Steve Gibson, using Sysinternals tools discovered that the Firefox web browser was rewriting a snapshot of its current contents to the default disc every 15 seconds. If you habitually leave your browser with many tabs open all the time, this could amount to a huge amount of data over the course of the day. Also, if you are leaving tabs open, it's writing the same data every time. (Gibson admits to keeping hundreds of tabs open.)
While writing unnecessary redundant data to the disc may have had a minor impact on overall computer performance a decade ago; this could seriously degrade the life of modern Solid State Drives.
All chip-based memory devices from a $5 flash drive to the industrial-grade system storage in servers can have information written to a given cell a only finite number of times before the reliability starts to deteriorate. Under normal use, the SSD that helps your laptop run cooler and have a longer battery life will probably outlive your desire for a faster computer or larger screen. But there is no need to put this extraordinary stress on the system and reduce its life by possibly as much as half.
SSDs are also appearing in higher-end consumer and business desktop computers or are being retrofitted by hobbyists. End-market devices marketed at a lower price point may be even more prone to early failure under this load. They might have a lower redundancy and not be able to survive as many write cycles as those sold for use in internet servers.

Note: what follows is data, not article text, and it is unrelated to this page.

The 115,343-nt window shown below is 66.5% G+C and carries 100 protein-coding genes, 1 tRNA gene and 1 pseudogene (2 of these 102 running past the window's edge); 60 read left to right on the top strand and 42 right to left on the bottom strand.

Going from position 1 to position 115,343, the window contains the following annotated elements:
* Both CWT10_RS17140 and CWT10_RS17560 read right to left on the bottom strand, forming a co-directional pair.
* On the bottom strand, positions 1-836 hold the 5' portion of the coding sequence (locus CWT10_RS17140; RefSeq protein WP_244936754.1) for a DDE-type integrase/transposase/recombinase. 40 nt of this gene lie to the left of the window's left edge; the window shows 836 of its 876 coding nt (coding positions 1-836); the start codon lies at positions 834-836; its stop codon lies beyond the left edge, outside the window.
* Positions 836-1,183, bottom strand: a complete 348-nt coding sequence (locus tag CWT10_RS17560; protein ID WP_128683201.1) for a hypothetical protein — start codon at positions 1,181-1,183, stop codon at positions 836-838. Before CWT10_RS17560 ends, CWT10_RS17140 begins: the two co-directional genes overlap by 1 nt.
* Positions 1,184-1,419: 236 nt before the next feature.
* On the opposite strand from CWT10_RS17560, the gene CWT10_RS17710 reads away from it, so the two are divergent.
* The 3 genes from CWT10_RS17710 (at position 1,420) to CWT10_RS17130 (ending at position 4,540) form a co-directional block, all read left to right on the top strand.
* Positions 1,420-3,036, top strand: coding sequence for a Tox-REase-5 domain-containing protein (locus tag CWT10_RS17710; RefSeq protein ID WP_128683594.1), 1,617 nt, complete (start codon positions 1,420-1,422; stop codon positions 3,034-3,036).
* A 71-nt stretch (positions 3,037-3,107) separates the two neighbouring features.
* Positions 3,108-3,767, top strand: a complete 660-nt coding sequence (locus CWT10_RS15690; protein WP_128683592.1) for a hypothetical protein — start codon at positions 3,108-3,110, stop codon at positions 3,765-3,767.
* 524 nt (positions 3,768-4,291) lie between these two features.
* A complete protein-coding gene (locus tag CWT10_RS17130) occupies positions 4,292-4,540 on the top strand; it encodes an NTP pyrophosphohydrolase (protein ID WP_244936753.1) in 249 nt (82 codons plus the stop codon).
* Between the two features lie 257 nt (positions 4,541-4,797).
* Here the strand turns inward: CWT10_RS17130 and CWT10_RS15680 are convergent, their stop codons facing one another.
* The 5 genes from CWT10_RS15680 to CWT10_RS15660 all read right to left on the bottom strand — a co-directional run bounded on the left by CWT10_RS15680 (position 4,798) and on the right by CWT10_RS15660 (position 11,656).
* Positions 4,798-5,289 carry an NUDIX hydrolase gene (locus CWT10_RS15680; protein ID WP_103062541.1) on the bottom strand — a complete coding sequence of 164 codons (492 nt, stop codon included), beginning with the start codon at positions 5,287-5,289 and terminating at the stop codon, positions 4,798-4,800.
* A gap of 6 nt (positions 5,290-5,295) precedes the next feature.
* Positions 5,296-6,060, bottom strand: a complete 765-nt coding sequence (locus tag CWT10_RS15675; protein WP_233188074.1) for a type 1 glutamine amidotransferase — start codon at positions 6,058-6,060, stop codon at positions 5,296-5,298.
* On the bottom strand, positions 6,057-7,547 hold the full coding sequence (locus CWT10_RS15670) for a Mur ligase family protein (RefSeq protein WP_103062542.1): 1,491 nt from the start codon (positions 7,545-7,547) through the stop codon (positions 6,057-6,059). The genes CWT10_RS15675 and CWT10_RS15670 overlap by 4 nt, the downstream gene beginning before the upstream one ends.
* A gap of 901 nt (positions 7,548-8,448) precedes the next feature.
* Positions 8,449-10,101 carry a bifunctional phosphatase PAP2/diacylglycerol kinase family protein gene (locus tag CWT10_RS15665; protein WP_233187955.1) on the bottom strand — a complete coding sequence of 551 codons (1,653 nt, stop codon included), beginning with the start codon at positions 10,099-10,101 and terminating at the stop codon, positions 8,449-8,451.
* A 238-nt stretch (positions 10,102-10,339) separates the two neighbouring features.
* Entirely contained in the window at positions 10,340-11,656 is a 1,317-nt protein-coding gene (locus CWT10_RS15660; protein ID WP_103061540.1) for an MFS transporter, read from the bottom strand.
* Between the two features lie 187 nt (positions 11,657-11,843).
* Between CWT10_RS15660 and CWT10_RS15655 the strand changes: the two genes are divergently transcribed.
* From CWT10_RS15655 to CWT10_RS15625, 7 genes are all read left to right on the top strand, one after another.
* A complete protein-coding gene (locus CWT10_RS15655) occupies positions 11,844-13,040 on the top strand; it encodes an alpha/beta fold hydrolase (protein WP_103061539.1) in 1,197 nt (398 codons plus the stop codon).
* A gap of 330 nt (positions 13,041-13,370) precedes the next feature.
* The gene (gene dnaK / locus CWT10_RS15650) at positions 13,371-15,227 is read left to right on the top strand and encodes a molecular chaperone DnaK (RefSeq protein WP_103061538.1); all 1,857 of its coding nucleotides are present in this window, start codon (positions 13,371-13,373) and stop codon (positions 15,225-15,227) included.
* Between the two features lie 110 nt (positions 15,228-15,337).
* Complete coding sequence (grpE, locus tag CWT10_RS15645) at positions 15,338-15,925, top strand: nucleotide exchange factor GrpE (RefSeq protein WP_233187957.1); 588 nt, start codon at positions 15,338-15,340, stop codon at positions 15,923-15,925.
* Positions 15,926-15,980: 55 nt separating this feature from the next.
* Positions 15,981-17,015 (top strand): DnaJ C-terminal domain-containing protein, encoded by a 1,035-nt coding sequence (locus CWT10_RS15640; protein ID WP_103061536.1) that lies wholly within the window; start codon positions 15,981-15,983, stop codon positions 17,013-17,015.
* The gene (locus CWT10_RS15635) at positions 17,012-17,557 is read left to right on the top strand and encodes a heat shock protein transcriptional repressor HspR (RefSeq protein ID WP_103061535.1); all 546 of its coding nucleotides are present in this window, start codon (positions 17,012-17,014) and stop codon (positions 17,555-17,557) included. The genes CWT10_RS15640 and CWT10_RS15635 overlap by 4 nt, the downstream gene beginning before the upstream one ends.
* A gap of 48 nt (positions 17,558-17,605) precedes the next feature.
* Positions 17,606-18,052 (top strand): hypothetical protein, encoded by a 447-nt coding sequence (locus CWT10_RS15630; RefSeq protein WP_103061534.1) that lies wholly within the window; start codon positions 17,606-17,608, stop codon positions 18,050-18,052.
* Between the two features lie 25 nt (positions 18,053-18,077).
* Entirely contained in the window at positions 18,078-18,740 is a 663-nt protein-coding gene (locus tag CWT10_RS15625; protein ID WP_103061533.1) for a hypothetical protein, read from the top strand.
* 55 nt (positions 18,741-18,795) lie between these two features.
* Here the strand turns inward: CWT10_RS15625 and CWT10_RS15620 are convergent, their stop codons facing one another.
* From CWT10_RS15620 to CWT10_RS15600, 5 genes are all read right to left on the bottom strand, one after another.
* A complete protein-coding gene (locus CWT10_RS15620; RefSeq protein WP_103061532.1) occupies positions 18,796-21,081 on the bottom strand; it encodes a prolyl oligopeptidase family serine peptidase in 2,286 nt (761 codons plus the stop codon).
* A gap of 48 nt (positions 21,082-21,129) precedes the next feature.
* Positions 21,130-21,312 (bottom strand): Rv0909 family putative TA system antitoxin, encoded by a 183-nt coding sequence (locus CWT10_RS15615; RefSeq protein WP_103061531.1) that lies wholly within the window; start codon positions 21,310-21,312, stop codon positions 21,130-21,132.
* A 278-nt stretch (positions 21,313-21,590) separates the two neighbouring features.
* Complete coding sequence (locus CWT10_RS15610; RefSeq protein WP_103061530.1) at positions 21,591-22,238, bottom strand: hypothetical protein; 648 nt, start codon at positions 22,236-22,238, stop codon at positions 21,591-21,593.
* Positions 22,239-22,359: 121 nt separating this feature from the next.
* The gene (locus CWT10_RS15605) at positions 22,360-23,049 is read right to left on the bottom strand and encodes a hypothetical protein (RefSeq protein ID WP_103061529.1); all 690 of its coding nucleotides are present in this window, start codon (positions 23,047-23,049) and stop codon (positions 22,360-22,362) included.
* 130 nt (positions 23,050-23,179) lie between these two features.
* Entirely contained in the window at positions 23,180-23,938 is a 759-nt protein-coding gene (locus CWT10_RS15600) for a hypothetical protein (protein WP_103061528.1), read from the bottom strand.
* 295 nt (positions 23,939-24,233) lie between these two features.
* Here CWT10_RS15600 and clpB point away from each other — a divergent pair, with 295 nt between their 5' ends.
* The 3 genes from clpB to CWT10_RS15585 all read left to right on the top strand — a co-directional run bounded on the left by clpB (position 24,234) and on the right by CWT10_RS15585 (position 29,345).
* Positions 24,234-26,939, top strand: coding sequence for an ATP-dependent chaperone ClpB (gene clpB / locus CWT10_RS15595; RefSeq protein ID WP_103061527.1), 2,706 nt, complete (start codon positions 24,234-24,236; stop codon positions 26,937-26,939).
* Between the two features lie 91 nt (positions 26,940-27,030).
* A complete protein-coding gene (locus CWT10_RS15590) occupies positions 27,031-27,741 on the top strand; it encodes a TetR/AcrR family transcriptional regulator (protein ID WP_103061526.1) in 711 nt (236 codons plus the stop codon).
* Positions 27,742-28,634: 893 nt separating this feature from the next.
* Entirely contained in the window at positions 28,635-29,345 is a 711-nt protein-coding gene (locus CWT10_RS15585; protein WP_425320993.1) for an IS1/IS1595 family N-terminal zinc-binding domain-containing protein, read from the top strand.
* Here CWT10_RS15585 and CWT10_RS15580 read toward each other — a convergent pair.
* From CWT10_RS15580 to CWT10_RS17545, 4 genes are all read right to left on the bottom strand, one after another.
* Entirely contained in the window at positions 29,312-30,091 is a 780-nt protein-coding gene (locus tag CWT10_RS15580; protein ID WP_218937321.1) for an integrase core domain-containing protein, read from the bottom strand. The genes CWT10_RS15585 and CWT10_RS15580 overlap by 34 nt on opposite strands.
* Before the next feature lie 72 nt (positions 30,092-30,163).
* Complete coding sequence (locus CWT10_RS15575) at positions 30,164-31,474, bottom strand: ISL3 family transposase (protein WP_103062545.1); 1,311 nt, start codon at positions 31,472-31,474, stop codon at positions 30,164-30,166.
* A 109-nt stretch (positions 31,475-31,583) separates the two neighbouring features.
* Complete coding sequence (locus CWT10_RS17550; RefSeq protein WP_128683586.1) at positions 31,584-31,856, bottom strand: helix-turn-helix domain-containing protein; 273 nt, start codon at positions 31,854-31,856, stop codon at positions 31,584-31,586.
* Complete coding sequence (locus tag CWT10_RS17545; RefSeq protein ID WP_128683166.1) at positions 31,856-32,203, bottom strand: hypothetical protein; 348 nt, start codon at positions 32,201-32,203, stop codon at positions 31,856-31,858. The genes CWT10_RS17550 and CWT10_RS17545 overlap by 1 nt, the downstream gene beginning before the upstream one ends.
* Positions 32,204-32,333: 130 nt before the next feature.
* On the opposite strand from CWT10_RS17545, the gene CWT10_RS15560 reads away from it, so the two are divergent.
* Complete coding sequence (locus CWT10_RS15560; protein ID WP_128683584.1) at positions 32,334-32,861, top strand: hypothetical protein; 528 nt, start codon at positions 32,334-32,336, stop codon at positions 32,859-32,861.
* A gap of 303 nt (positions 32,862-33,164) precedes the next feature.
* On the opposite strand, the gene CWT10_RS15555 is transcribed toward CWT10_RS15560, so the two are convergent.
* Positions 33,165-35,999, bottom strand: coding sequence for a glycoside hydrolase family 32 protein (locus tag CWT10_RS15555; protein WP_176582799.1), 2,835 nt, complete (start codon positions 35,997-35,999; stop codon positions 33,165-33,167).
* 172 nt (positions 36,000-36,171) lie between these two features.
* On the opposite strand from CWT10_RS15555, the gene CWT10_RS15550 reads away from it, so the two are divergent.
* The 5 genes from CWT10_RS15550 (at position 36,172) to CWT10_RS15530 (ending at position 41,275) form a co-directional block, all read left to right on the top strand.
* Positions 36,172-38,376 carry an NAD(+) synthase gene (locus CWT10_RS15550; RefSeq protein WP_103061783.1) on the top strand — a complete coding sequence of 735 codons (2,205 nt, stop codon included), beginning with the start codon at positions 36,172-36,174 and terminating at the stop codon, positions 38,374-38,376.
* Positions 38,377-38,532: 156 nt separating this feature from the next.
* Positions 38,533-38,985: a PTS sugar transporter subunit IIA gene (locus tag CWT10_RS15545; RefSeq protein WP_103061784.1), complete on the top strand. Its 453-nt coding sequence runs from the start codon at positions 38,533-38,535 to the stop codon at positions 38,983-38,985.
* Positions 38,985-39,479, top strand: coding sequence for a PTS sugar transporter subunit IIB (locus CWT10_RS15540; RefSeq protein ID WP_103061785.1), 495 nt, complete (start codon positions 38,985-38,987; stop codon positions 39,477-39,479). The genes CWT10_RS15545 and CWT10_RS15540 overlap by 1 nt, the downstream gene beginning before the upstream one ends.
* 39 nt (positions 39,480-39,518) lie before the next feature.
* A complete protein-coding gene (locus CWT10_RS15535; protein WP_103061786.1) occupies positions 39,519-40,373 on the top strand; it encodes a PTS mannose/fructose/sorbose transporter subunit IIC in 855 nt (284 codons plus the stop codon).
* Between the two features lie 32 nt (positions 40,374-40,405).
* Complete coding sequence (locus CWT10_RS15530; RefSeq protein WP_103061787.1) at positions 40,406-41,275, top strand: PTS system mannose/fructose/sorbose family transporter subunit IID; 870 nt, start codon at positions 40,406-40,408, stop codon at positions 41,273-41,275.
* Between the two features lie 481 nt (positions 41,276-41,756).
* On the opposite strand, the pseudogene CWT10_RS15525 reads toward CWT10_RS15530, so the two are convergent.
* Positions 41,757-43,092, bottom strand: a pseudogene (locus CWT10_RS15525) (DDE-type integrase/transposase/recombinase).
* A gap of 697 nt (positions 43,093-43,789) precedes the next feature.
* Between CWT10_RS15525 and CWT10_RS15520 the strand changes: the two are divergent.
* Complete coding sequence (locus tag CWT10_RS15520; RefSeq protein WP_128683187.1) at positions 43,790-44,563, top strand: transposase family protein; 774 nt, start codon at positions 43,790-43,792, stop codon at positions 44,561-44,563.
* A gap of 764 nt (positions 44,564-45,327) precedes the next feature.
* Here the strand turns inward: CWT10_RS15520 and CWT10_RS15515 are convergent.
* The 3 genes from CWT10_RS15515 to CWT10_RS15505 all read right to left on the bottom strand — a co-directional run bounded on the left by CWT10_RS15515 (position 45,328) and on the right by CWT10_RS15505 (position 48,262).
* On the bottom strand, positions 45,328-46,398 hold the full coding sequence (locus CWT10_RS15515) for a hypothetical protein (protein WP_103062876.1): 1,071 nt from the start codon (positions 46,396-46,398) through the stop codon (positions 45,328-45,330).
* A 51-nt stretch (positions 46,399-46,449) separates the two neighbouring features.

A similar issue of heavy disc usage also exists in Google's Chrome browser. Hopefully publicity will encourage the browser publishers to revise this procedure. Unfortunately, not being a security issue, it probably will not get a high priority for correction.
Gibson has determined a tweak to Firefox that allows the user to reduce the churn that is excerpted at http://bloghd.zaitech.com/extras/BrowsersChurnDisc.pdf. Or listen to the podcast at https://twit.tv/shows/security-now/episodes/582 (you can jump forward to about 1:05).
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